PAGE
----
While you may be familiar with local, state, and federal laws regarding workplace discrimination and harassment, did you know there are also laws that protect employees from retaliation? In other words, employees have the legal right to pursue, investigate, and file lawsuits against their employer for negative employment actions, while being protected from further discrimination or negative action.
What is Retaliation?
Legally speaking, workplace retaliation occurs when an employer disciplines, punishes, or chastises an employee for engaging in a legally protected activity. This could include any number of negative job actions including firing, demoting, disciplining, reducing salary or payment, transferring or reassigning, or any number of other subtle actions. In California, employees are protected by California Labor Code section 1102.5 in subsections (a), (b), (c), and (d). The following are examples of workplace retaliation:
- After learning about an employee filing a lawsuit for workplace discrimination, an employer asks the employee to take unpaid leave without valid reasoning.
- An employer chooses to promote a new intern over a qualified employee because he has learned the employee is investigating the possibility of a workplace discrimination lawsuit.
- An employer says hurtful things to an employee because he has been made aware that an employee has discussed the possibility of filing a lawsuit for discrimination.
- An employer changes an employee’s job shift because he knows it will negatively affect their ability to show up to work.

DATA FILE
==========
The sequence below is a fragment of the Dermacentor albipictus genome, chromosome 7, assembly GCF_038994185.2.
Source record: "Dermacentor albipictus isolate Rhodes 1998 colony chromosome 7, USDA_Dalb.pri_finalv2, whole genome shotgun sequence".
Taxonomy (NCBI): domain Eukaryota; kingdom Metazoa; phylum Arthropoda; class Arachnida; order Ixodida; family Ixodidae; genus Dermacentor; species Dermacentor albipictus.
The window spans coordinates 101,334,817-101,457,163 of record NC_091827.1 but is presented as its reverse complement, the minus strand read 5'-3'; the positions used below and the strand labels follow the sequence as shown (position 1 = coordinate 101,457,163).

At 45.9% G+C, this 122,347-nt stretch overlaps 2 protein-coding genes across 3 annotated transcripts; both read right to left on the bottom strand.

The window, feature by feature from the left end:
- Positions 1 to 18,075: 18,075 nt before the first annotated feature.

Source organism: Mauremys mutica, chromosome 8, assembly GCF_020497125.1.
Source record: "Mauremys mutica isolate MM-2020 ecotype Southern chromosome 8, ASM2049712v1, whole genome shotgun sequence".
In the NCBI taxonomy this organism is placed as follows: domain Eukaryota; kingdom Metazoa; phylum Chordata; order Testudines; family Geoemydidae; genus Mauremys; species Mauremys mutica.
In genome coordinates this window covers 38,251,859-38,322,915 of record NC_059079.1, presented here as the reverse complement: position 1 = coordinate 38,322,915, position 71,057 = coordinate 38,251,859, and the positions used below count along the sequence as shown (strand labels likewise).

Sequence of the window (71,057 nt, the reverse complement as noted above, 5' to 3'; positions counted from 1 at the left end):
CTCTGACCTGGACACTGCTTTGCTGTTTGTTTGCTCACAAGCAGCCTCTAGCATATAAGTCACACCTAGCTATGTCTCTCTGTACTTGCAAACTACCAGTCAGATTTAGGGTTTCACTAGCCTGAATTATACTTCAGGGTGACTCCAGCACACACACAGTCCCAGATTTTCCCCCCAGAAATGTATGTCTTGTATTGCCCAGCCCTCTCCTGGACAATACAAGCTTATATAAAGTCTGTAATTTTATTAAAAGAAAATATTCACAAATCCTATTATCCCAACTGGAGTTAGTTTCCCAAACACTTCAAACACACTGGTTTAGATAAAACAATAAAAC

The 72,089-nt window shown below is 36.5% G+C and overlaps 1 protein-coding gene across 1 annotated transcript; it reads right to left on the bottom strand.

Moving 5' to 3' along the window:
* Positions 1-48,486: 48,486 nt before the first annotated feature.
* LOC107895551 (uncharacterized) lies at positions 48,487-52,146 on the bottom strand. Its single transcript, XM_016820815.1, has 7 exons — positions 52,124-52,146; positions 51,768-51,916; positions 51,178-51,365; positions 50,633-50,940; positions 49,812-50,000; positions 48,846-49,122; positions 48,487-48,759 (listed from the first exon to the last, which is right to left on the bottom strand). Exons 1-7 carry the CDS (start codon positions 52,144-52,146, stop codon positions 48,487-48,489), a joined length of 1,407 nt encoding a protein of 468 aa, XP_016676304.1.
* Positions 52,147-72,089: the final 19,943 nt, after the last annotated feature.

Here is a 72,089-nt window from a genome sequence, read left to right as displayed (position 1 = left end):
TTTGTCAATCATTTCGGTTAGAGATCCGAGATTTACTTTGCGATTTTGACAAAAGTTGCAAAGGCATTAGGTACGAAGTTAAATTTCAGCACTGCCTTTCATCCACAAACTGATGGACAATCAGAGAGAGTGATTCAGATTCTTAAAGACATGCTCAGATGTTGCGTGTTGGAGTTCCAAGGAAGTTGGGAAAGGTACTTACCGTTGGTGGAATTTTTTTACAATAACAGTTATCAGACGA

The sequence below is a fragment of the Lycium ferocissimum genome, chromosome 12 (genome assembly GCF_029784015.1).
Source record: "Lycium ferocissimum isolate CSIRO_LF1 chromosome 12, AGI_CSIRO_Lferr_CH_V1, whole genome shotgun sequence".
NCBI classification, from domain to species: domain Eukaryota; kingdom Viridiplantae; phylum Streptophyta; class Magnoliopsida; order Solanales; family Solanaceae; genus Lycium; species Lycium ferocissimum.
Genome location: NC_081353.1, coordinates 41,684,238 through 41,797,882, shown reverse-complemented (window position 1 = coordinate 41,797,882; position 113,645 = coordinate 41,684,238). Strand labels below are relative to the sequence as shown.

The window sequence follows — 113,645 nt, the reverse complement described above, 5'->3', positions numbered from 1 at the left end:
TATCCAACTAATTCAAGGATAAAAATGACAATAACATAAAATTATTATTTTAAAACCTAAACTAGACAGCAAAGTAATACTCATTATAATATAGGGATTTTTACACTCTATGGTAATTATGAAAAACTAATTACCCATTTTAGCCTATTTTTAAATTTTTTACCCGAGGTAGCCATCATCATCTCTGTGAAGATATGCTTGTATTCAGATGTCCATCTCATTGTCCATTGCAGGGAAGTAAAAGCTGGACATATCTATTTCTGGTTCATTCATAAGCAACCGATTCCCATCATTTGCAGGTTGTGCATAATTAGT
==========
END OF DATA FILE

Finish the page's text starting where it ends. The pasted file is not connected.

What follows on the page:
How do You Know if it’s Retaliation?
It can be difficult to determine whether an employer is retaliating against you. As a guideline, only changes that have an adverse effect on your employment status are considered retaliatory. In order to know whether an action is retaliatory, you must show a link between your complaint and the employer’s behavior.
Legal Action for Retaliation
If you believe you are being mistreated as the result of your response to discriminative workplace practices, you have a legal right to pursue further legal action. In order to build a successful case, it will be important for you and your lawyer to show a clear connection between the alleged complaint and your employer’s retaliatory behavior.
Mann & Elias
Since 1998, Mann & Elias has served the people of Los Angeles, Riverside, Ventura, San Diego, San Bernardino, and Orange counties. We have completed nearly 100 jury and bench trials, recovered over $18 million for our clients, and successfully settled hundreds of cases. For more information on how we can help you take legal action for workplace retaliation, contact us today. We would be happy to provide you with a free initial consultation and case review.